28 July 2021
People who inject drugs appreciated the efforts made by drug services to continue to provide support during the pandemic, the National Institute for Health Research (NIHR) funded LUCID-B study published in pre-proof by the International Journal of Drug Policy has found. But for many, the pandemic worsened already precarious and isolated lives.
As the pandemic started, there was concern that people who inject drugs would be disproportionately affected by the virus and the fallout of lockdowns and social distancing. This quote from the study illustrates the difficulties many people who inject drugs experienced: “They say the opposite of addiction is connection but how are you supposed to connect with people when you’re not legally allowed to do that.”
The LUCID-B (Living Under Coronavirus and Injecting Drugs in Bristol) study examined how the pandemic, public health measures such as lockdowns and social distancing, changes to harm reduction services and drug treatment medication (opiate substitutes like methadone) were experienced by people who inject drugs and the impact on their drug use.
The research was conducted by Bristol Drugs Project (BDP), the NIHR Applied Research Collaboration West (ARC West), NIHR Health Protection Research Unit in Behavioural Science and Evaluation and the University of Bath with funding from the Elizabeth Blackwell Institute at the University of Bristol and the Wellcome Trust.
Staff from BDP recruited 28 Bristol-based people who inject drugs for telephone interviews over a three-month period in the summer of 2020, including the first national lockdown.
A key finding was how appreciative people were of the effort services made to continue supporting them during the pandemic. Some of the most positively received changes were the move to collecting drug treatment medication from pharmacies less often and relaxing rules on taking opiate substitutes under supervision. Home delivery of sterile injecting equipment was also welcomed as it was discreet, convenient and overcame difficulties accessing equipment during the lockdown.
However, interviewees also spoke of the challenges of engaging with telephone and online services describing them as “just not the same”. Many people who were street homeless or vulnerably housed did not have a phone or the internet to access services, making local initiatives to provide phones vital.
The government guidance to ‘stay at home’ increased isolation and boredom, negatively affecting mental health. This disruption to daily routines affected people’s income, including job losses and difficulties earning money from street begging.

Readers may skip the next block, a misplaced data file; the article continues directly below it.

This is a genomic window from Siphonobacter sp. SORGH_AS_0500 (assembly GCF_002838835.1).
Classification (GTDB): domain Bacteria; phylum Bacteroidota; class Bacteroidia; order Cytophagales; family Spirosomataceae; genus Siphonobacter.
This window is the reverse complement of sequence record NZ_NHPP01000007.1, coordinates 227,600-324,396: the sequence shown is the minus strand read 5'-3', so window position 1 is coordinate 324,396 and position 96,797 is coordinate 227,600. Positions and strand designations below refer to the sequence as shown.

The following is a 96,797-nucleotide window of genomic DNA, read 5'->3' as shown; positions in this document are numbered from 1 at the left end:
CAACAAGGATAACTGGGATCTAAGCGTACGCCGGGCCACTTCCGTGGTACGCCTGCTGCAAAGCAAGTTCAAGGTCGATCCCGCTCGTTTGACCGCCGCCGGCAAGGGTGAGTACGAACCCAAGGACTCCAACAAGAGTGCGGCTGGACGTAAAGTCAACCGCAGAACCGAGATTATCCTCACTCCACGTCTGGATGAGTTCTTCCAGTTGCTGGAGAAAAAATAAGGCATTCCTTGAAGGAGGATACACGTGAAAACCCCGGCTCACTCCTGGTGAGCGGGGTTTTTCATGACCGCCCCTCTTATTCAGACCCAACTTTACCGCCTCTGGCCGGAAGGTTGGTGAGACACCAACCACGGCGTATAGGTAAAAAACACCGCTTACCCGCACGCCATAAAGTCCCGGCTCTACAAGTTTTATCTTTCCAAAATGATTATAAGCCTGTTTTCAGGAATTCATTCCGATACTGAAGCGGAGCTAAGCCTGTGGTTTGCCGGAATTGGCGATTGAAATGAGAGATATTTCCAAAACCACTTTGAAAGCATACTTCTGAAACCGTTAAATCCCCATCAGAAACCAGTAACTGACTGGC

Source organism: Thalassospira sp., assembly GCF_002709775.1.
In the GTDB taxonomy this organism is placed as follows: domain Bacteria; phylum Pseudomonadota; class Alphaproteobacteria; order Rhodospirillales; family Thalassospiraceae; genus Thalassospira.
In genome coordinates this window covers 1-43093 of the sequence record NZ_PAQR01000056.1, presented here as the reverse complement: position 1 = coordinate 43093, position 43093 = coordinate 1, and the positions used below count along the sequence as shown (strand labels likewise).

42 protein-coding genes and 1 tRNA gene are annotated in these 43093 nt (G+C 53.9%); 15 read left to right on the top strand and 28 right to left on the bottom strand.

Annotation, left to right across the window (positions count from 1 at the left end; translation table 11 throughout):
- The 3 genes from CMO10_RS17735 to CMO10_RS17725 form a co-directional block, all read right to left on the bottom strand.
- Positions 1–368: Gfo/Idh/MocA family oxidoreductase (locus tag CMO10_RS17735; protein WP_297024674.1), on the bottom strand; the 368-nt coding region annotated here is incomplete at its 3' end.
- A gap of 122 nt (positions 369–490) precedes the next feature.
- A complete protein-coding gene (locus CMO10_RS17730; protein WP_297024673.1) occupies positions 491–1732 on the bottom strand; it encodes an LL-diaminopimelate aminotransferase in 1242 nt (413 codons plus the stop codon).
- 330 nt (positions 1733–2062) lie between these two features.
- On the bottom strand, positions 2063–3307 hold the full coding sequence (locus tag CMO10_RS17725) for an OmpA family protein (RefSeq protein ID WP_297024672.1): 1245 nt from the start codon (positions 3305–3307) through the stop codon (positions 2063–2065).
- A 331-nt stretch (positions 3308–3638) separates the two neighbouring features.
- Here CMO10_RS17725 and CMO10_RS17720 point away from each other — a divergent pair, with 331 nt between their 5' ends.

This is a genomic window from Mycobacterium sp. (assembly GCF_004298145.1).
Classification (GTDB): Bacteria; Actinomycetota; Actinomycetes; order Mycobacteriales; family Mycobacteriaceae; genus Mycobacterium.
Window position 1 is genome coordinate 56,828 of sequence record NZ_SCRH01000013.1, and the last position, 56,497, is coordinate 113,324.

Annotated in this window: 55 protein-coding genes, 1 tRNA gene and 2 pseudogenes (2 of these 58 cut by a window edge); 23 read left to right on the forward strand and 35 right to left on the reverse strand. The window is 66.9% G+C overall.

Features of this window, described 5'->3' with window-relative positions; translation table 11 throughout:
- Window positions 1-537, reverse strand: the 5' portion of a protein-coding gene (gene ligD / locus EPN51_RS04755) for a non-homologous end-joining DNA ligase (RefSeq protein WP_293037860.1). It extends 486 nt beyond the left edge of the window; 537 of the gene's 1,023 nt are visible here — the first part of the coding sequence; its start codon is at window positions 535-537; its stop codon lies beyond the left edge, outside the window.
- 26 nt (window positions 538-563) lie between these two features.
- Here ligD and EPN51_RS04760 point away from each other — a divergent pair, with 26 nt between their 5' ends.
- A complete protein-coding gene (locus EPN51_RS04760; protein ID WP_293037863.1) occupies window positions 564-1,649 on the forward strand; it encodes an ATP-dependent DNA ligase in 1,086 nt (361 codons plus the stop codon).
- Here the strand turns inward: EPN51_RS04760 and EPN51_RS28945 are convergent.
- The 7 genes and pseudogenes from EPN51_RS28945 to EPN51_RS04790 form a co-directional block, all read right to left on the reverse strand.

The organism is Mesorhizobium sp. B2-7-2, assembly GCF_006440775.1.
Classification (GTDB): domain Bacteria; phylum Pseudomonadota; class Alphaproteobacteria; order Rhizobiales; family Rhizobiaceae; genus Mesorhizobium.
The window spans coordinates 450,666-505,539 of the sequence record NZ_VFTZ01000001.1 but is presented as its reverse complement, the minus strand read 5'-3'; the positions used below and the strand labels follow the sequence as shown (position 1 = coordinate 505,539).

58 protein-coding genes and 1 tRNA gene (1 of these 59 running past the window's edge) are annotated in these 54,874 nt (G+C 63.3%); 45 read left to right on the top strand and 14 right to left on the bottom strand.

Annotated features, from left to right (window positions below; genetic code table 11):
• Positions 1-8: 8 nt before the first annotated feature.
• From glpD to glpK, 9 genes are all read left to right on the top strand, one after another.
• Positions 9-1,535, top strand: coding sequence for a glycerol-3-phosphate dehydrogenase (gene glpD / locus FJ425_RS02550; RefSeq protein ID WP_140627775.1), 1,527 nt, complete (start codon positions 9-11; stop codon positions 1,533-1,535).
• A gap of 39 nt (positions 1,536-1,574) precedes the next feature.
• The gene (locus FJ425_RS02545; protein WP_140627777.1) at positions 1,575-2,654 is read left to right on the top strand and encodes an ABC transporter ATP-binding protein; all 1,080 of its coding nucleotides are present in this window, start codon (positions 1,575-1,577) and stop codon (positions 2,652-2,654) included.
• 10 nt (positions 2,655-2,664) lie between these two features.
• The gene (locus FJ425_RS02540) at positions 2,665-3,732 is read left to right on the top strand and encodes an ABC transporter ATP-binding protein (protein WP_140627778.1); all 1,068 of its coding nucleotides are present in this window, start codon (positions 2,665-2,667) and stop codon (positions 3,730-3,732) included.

The pandemic’s impact on drug use is not clear cut. While some people described no change, others shared experiences of considerable increases or decreases in consumption. Experiences of isolation, problems accessing drugs, reduced purity and reduced financial resources all appeared to offer explanations for these changes. Difficulties buying drugs in the pandemic meant some people reported changing to more readily available and cheaper drugs like spice.
Concern about COVID-19 and how closely they followed public health guidance varied. Awareness of public health guidance was good and people were trying to follow the advice. People who were not concerned about COVID-19 talked about not knowing anyone who had the virus and having more pressing issues to deal with, including drug dependence. Others were concerned because they felt at risk of from COVID due to medical issues and difficulties maintaining social distancing with peers and drug dealers. Social distancing was more difficult to do in some situations, such as in crowded hostels, and when buying drugs.
Overall, the COVID-19 pandemic presented significant challenges for people who inject drugs in relation to accessing services and loss of connection and routine. The researchers conclude that people facing the greatest barriers to accessing services remotely at a time of heightened isolation and loss of routine may require tailored, more intensive support.
Dr Lindsey Hines, from the Centre for Academic Mental Health at the University of Bristol, who led the study, said:
“Working in addiction and drug use, it was clear that people who inject drugs were likely to experience a lot of disruption and potentially be much more vulnerable as a result of COVID-19. We are grateful to BDP for their invaluable support, which enabled us to connect rapidly with this population.
“Our findings highlight the importance of tailoring support to people’s needs, including economic, housing and mental health support, and offering outreach to those who can’t access services remotely. At the same time, the changes brought about by the pandemic could present an opportunity to rethink policy and practice.”
Maggie Telfer, Chief Executive of BDP, said:
“As streets and many services emptied, LUCID-B was able to illuminate the real-time experiences of people who inject drugs. It is a fabulous example of research at its best, informing service delivery in unprecedented times.”
Dr Jo Kesten, from NIHR ARC West & NIHR Health Protection Research Unit in Behavioural Science and Evaluation, the lead author of the study, said:
“This study continues our longstanding relationship with BDP. At the start of the pandemic, no one knew what would happen if we made rapid policy and practice changes for people who inject drugs.
“This study helped us learn about the experiences of people who inject drugs during this unprecedented time. Our findings can help inform decision-making about which changes to continue. We particularly hope it will contribute to policy decision-making about drug treatment medication.”